The Kenwood Press|
Supervisors to get update on wine events, traffic impacts
First public airing for long-anticipated rules
County supervisors will receive an update on a set of studies ordered in 2014 to "address winery events and potential overconcentration" at their regular, if virtual, May 19 meeting. A focused traffic study of the three targeted areas of overconcentration is included in the update and hearing that kicks off at 8:45 a.m. Tuesday morning. Labeled as a "hearing" in the published notice, the public may submit comments and participate in the virtual event.
The traffic study was commissioned in 2016 and includes draft traffic recommendations for each focus area - the Sonoma Valley, Dry Creek Valley and Westside Road. The COVID-19 quarantine derailed a scheduled March 25 Sonoma Valley Citizens Advisory Commission (SVCAC) review of events and the pertinent traffic study for Sonoma Valley. The Commission is expected to host a public review of these items later this year. Those studies were posted online last November.
The Permit & Resource Management Department - known as Permit Sonoma - is asking the supervisors for guidance on what to do with the information developed from many years of meetings among groups of winery owners, neighbors and concerned groups in Sonoma Valley, Dry Creek Valley and the Westside Road - the communities most concerned about the impacts of noise and traffic from events and tasting rooms. Such events were enabled in 1989, and expanded by General Plan modifications in 1993 and 2008. Prior to 1989, the county did not allow events or promotional activities on agricultural land.
Groups have wrangled over numbers, size of wineries, and even definitions of what constitutes an "event," much less an agriculturally related event. There are private parties, weddings, region-wide events and industry-wide events, all scaling up in size from a few people at a single winery to thousands of people a day visiting dozens of wineries in orchestrated county-wide events, particularly during September and October, the prime harvest months.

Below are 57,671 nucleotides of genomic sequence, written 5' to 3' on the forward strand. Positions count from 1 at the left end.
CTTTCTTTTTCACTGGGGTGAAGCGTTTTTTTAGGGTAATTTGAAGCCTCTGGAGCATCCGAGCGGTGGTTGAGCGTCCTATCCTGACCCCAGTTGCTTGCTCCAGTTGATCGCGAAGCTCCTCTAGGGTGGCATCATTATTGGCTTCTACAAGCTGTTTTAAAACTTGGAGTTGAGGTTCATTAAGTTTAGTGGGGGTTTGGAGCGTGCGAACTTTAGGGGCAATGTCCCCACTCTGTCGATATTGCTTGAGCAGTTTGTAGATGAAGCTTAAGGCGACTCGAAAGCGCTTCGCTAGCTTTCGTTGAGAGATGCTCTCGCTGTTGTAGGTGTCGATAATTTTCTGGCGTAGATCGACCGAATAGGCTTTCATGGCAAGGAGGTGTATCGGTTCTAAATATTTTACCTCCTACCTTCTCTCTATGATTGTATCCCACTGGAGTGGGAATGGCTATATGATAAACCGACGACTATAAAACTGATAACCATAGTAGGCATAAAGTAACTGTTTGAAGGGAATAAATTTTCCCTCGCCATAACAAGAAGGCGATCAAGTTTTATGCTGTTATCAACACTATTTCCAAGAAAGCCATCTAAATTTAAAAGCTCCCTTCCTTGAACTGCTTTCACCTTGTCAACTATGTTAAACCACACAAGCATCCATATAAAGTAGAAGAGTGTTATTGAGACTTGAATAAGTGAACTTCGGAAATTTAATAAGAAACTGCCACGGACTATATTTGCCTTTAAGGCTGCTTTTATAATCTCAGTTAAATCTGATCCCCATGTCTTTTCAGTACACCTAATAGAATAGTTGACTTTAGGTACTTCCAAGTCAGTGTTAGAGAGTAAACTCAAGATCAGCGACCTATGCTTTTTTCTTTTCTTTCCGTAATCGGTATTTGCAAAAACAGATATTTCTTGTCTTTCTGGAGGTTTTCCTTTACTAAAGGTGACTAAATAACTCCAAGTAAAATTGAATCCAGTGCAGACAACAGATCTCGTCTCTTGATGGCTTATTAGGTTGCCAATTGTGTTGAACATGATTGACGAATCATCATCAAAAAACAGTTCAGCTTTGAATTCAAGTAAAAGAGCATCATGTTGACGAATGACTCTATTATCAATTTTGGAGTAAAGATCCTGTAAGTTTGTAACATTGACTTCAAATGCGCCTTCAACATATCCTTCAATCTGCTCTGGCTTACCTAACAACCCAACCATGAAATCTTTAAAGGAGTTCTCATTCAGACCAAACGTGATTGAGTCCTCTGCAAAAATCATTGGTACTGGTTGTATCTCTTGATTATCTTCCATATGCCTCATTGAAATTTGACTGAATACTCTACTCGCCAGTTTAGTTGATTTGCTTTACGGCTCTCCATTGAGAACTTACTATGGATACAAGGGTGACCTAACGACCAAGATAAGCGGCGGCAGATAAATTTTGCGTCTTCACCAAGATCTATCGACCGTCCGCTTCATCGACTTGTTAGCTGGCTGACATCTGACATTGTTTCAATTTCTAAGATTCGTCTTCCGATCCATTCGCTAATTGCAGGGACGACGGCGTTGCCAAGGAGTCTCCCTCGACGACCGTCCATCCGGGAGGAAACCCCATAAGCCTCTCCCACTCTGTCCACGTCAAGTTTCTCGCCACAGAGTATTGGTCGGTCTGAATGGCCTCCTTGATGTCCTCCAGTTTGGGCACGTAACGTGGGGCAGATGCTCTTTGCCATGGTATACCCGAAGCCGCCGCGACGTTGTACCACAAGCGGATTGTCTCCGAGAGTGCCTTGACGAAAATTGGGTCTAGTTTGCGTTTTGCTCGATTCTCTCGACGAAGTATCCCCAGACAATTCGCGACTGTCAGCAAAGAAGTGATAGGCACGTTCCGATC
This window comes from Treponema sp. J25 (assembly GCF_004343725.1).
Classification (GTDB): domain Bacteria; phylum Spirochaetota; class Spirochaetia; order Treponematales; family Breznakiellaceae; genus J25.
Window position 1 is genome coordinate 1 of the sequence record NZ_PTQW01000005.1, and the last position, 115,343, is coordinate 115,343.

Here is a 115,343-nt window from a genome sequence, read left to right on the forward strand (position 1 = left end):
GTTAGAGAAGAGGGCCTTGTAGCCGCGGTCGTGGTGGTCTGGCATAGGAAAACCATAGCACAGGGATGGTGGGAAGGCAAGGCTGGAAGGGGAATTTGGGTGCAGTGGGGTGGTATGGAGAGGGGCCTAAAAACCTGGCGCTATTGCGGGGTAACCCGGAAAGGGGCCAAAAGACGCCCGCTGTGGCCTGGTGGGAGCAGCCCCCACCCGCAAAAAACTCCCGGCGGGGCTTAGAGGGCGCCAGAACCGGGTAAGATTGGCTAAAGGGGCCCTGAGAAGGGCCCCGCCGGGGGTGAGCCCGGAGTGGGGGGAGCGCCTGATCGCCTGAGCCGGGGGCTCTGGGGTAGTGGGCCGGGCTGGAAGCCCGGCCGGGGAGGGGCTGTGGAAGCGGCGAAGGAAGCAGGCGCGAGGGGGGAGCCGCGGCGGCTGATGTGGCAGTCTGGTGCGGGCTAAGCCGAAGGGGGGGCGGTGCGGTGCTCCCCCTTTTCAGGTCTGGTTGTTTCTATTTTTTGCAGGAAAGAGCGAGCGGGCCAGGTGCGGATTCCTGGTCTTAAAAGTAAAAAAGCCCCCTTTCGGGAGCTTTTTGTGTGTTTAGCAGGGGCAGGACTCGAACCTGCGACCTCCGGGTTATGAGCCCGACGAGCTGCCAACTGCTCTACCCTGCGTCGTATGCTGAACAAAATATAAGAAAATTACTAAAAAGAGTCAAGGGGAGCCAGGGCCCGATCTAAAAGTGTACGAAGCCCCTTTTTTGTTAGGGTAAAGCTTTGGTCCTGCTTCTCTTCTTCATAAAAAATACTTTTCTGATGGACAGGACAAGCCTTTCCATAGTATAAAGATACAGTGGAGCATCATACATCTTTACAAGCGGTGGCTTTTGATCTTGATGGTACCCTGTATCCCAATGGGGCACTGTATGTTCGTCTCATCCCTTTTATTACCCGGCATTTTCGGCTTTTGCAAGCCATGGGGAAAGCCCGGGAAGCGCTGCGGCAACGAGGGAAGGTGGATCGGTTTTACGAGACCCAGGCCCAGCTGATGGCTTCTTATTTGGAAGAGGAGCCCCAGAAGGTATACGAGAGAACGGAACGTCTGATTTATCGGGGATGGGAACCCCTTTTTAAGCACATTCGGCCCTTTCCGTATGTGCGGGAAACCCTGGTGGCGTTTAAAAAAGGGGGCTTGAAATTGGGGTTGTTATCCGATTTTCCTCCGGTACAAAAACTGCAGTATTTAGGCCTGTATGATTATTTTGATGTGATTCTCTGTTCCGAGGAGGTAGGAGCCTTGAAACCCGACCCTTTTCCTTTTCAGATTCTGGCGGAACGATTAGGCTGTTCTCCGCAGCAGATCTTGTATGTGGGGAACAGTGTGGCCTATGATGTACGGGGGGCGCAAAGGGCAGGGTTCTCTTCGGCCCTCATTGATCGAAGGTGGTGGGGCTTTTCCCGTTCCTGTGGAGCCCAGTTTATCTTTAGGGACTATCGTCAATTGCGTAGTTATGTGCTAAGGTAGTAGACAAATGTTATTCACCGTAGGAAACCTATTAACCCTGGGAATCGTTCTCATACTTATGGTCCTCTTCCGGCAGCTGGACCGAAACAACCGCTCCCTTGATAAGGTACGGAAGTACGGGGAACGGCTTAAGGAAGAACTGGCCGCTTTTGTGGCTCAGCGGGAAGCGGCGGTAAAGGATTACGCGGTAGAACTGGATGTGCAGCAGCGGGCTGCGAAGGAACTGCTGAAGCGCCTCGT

The Permit Sonoma staff report suggests approaching any new attempts to control concentration with a set of development guidelines included in an ordinance, a separate set of guidelines, or a combination of the two. While an ordinance might offer the clearest map for development and events, guidelines could be developed quicker and be more easily tailored for specific areas. But Permit Sonoma is recommending that the board adopt a combination of the two to address the "unique sensitivities to additional winery events activity," of each area. Ordinances are applied by zoning districts, and impact areas may not align with an existing zone.
See a full discussion of these items in this article.
A draft version of a Sonoma Valley ordinance can be seen here.
Documents and comments received so far are available online and include:
Other documents available include:
If you have questions or concerns regarding the winery events update, please contact the Project Planner, Georgia McDaniel, at Georgia.McDaniel@sonoma-county.org or by calling 565-4919.
Written comments may be submitted prior to the hearing. Comments will be made available to the Board of Supervisors prior to or at the hearing.